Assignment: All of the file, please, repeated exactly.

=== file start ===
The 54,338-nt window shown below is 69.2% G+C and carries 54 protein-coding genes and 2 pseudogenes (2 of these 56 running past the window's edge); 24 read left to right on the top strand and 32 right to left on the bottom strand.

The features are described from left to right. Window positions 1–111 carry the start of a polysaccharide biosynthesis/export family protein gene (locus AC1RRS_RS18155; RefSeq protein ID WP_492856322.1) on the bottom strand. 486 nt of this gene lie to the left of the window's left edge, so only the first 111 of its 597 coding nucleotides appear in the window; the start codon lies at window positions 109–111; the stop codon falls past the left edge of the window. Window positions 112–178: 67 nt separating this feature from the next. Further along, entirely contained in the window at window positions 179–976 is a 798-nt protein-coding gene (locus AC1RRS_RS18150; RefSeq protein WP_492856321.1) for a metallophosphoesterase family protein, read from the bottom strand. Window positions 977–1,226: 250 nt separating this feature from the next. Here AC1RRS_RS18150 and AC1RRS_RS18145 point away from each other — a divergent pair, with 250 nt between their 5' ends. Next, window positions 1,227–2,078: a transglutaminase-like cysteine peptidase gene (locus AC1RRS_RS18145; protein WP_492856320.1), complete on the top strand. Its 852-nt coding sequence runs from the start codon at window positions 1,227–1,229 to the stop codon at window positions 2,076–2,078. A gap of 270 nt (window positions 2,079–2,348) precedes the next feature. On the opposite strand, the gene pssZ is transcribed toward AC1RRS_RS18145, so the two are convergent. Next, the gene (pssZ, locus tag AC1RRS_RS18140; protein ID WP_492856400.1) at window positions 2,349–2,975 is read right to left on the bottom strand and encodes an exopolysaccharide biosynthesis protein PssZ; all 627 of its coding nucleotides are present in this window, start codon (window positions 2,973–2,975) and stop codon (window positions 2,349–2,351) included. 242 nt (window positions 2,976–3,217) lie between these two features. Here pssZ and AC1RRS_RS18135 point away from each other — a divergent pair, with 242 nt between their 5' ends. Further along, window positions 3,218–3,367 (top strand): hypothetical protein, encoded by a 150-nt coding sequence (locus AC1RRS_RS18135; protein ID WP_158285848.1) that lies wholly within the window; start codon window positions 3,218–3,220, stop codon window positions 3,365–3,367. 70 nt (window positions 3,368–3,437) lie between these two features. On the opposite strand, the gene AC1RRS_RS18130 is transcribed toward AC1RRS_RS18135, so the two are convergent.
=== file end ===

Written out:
The 54,338-nt window shown below is 69.2% G+C and carries 54 protein-coding genes and 2 pseudogenes (2 of these 56 running past the window's edge); 24 read left to right on the top strand and 32 right to left on the bottom strand.

The features are described from left to right. Window positions 1–111 carry the start of a polysaccharide biosynthesis/export family protein gene (locus AC1RRS_RS18155; RefSeq protein ID WP_492856322.1) on the bottom strand. 486 nt of this gene lie to the left of the window's left edge, so only the first 111 of its 597 coding nucleotides appear in the window; the start codon lies at window positions 109–111; the stop codon falls past the left edge of the window. Window positions 112–178: 67 nt separating this feature from the next. Further along, entirely contained in the window at window positions 179–976 is a 798-nt protein-coding gene (locus AC1RRS_RS18150; RefSeq protein WP_492856321.1) for a metallophosphoesterase family protein, read from the bottom strand. Window positions 977–1,226: 250 nt separating this feature from the next. Here AC1RRS_RS18150 and AC1RRS_RS18145 point away from each other — a divergent pair, with 250 nt between their 5' ends. Next, window positions 1,227–2,078: a transglutaminase-like cysteine peptidase gene (locus AC1RRS_RS18145; protein WP_492856320.1), complete on the top strand. Its 852-nt coding sequence runs from the start codon at window positions 1,227–1,229 to the stop codon at window positions 2,076–2,078. A gap of 270 nt (window positions 2,079–2,348) precedes the next feature. On the opposite strand, the gene pssZ is transcribed toward AC1RRS_RS18145, so the two are convergent. Next, the gene (pssZ, locus tag AC1RRS_RS18140; protein ID WP_492856400.1) at window positions 2,349–2,975 is read right to left on the bottom strand and encodes an exopolysaccharide biosynthesis protein PssZ; all 627 of its coding nucleotides are present in this window, start codon (window positions 2,973–2,975) and stop codon (window positions 2,349–2,351) included. 242 nt (window positions 2,976–3,217) lie between these two features. Here pssZ and AC1RRS_RS18135 point away from each other — a divergent pair, with 242 nt between their 5' ends. Further along, window positions 3,218–3,367 (top strand): hypothetical protein, encoded by a 150-nt coding sequence (locus AC1RRS_RS18135; protein ID WP_158285848.1) that lies wholly within the window; start codon window positions 3,218–3,220, stop codon window positions 3,365–3,367. 70 nt (window positions 3,368–3,437) lie between these two features. On the opposite strand, the gene AC1RRS_RS18130 is transcribed toward AC1RRS_RS18135, so the two are convergent.